Just as aromatherapy can benefit humans both physically and psychologically, it can also benefit dogs.
It is important to remember that the essential oils blends and aromatherapy that human beings can handle and enjoy, might not produce the same reaction in our pets. In fact, some oils can be quite dangerous.
Plants manufacture oils for many reasons. Plants cannot move and escape predators and infectious threats, so they produce compounds that neutralize or repel pests and pathogens.
Essential oils are absorbed by inhalation and contact with the skin. They rapidly enter the body and the blood stream and are distributed to various tissues. As with all compounds, some chemicals have a biological affinity for specific tissues and those knowledgeable about oil use — can use this property to select oils that will target specific tissues.
The compounds present in essential oils are powerful. Very small amounts of these substances can have powerful biological effects on every system of the body. For example, lavender oil has powerful effects on the brain and creates a calming sensation. Small amounts of lavender oil can be used when traveling to calm pets or make them feel sleepy.
Some Safe Oils To Consider
Always tell your veterinarian what natural products your pet is using and involve him or her in these decisions. The following oils can be used in first aid and are safe for short-term use:
While oils are useful in healing they are powerful and can cause a wide variety of adverse effects. Principles of safe use are recommended.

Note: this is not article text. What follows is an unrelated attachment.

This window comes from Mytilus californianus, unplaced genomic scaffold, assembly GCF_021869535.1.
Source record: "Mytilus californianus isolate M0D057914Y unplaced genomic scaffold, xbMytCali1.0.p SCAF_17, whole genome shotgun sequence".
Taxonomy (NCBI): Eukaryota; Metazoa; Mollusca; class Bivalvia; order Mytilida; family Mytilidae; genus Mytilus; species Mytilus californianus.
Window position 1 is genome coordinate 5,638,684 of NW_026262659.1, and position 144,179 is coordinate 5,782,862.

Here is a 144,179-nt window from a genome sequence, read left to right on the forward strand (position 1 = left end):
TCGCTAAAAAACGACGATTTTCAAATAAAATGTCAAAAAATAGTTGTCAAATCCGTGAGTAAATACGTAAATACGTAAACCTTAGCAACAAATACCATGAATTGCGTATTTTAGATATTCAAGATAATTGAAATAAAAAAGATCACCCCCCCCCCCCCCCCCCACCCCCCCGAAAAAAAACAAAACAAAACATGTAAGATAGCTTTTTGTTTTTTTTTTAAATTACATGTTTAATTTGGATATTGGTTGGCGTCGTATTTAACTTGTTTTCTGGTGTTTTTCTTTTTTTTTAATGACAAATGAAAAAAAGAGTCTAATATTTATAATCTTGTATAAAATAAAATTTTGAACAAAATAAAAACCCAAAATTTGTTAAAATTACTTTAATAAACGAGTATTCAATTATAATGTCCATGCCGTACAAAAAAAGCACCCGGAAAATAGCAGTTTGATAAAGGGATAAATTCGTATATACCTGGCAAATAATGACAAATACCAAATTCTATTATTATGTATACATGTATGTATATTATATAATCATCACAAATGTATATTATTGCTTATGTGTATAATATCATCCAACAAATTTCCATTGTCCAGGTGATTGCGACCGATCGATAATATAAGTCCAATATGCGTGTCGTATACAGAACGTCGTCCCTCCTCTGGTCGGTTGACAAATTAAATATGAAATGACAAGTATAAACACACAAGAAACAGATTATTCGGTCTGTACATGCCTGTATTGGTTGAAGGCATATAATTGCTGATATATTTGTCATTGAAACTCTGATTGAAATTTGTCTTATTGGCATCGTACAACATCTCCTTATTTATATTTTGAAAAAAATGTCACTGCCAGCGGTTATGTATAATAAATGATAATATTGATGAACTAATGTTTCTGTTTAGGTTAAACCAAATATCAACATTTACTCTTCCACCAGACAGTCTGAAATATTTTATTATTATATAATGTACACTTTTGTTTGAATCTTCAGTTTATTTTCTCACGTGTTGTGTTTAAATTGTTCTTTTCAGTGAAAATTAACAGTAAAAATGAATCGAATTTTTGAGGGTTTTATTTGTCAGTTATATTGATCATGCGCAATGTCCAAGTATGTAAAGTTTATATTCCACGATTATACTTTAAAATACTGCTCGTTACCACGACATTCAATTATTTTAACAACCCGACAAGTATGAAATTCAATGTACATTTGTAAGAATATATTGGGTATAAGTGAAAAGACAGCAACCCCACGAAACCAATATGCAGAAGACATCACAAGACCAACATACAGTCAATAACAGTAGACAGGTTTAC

The largest problem with essential oils is that they may contain contaminates or adulterants that make more serious issues arise. For this reason, one should only use therapeutic grade oils from reputable companies and verify the quality of oils before using them.
Animals have sensitive senses of smell, so in most cases it is best to use oils that are diluted and always provide an escape route. If a pet does not like an oil do not enforce its use.
Cats are particularly at risk for oil reactions and in most cases we use oils very sparingly on cats. One drop of essential oil diluted in 50 drops of a pure carrier oil such as grape seed oil is usually sufficient.
Some essential oils can cause liver and kidney toxicity in sensitive species. Cats use a different system in their liver to detoxify and are particularly sensitive to the so-called “hot” oils like cinnamon, oregano, clove, wintergreen, thyme and birch, which are oils that should be avoided in cats.
Cats should not receive tea tree oil, and never put essential oils into the ear canal as they can damage cats’ delicate ear drums and nerves. Care is needed around eyes as well. Always wash your hands after handling oils to prevent accidentally getting them into your eyes.
A hydrosol is a water-based substance which is a by-product obtained during the steam distillation process of an essential oil. A hydrosol contains water-soluble parts of a plant as well as very small amount of some essential oil components.
Since hydrosols are not highly concentrated like essential oils, they can be used undiluted as is, or essential oils can be added to a hydrosol for synergistic effects. For extremely sensitive dogs, small dogs, and cats, hydrosols are good alternatives to the more potent essential oils. (Cats are especially sensitive to essential oils so it is better to use hydrosols on cats.)